Beach wear and a pants suit, Butterick Fashion News flyer, March 1938.

All the “pant suits” for women —  actually trousers with matching jackets (called slacks suits) —  in this post are from Butterick Fashion News flyers, given away for free in pattern stores. Trousers with matching jackets for women are always shown with other resort wear or beach wear, as in the illustration above.

Butterick 7756

Butterick 7736, March 1938.

Butterick 7756, March 1938. Pattern for slacks, jacket and shirt, sizes 12 to 20 and 30 to 40 inches bust.

This trim jacket would also look at home with a skirt; sharkskin fabric was recommended. The cuffed trousers have full, straight legs.

Butterick 7796

Butterick pants suit 8796, February 1940.

Butterick (pantsuit) slacks suit 8796, February 1940.

To be worn “where it’s fair and warmer,” this mannish chalk-striped trouser suit is shown with very broad shoulders and casual sandals — and painted toenails. The evening gown on the right, Butterick 8798, is shown with a snood on the model’s hair — possibly the influence of 1939’s blockbuster movie, Gone with the Wind.

“With the increasing approval given to slacks by fashionable women everywhere, you can wear the pants in the family.  These have a band with suspenders attached (optional) and a fitted, classic tailored jacket. Sizes 12 to 20 and bust 30 to 42 inches.” Flannel (i.e., wool flannel) was the recommended fabric.

Butterick 4458

Butterick slack suit with optional long shorts. March 1948.

Butterick “slacks suit” # 4458 with optional long shorts. March 1948.

The waist is nipped in with eight darts, and the slacks are narrower in this post-war, New Look-era suit. The model on the right has a bicycle, but these are called “long shorts,” not “pedalpushers.”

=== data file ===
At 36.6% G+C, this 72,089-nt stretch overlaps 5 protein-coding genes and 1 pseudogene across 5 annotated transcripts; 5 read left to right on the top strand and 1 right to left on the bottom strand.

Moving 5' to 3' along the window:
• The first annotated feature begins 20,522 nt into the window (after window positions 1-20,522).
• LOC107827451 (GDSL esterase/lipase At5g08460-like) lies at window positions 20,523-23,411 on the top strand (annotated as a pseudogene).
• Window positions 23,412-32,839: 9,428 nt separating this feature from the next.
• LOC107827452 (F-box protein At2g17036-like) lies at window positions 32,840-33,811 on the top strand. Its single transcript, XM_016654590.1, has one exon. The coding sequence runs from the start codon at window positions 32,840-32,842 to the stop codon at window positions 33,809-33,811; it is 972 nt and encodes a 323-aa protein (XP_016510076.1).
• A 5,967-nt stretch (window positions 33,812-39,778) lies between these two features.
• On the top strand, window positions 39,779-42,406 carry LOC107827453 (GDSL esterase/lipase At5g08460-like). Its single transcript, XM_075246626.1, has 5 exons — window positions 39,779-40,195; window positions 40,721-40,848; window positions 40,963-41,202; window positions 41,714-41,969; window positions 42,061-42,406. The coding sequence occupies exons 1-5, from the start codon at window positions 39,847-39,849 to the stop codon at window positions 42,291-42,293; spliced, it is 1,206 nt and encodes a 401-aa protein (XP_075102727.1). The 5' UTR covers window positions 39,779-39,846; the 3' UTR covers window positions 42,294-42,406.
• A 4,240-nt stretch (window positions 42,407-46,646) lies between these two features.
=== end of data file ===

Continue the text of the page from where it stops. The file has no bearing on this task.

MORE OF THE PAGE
This ensemble was the centerfold in a two page spread of “sun fashions for resort wear.”

Butterick Fashion Newsflyer, March 1948.

Butterick Fashion News flyer, March 1948.

The “sea sprite” bare-midriff bathing suit (top left) has shorts that draw up on the sides, probably inspired by Claire McCardell’s Pantung Loincloth swimsuit of 1946.

Again, it’s clear that these trouser suits are not to be worn in the city, nor to restaurants except in resorts. (There’s a story that Marlene Dietrich, refused admission to a city restaurant because she was wearing a suit with trousers, simply stepped out of them and was escorted to a table wearing only her jacket. Well, she had famously great legs. . . .)

Butterick 8454 trousers

Butterick trouser pattern , July 1939.

Butterick trouser pattern #8454 , July 1939. The playsuit to the left is a different pattern, #8475, as is dress #8494, on the lower right.

These long, full-legged and high-waisted trousers evoke Katharine Hepburn, and come back into fashion every once in a while. When they do, I always buy a pair!

“The pattern includes long and short-sleeved shirt, and slacks, and a culotte, to scramble as you choose. Junior Miss sizes 12 to 20, 30 to 38.”

Sadly, the culottes are not illustrated.

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Filed under 1930s, 1930s-1940s, 1940s-1950s, Bathing Suits, Shoes, Sportswear, Swimsuits, Vintage patterns, Women in Trousers

One Suit with Many Blouses: March 1936

Companion-Butterick suit pattern No. 6671, March, 1936.

Companion-Butterick suit pattern No. 6671, March, 1936.

This surprisingly modern-looking flared jacket, with a curved hemline, ought to inspire somebody. [You might want to make it a bit shorter, or inches longer, or add a collar, but the asymmetrical closing, curved hem, and raglan sleeves  are all  worth thinking about.] It was featured in The Woman’s Home Companion as the core of a spring wardrobe for 1936 — varied with several blouses made from a “Triad” pattern.

Pages 70 and 71, Woman's Home Companion, March 1936.

Pages 70 and 71, Woman’s Home Companion, March 1936.

A frequent theme in the Great Depression, when people owned fewer clothes than today, was fashion advice on making one basic dress or suit look different by careful planning and accessorizing. (See also One Good Dress in the 1930s.)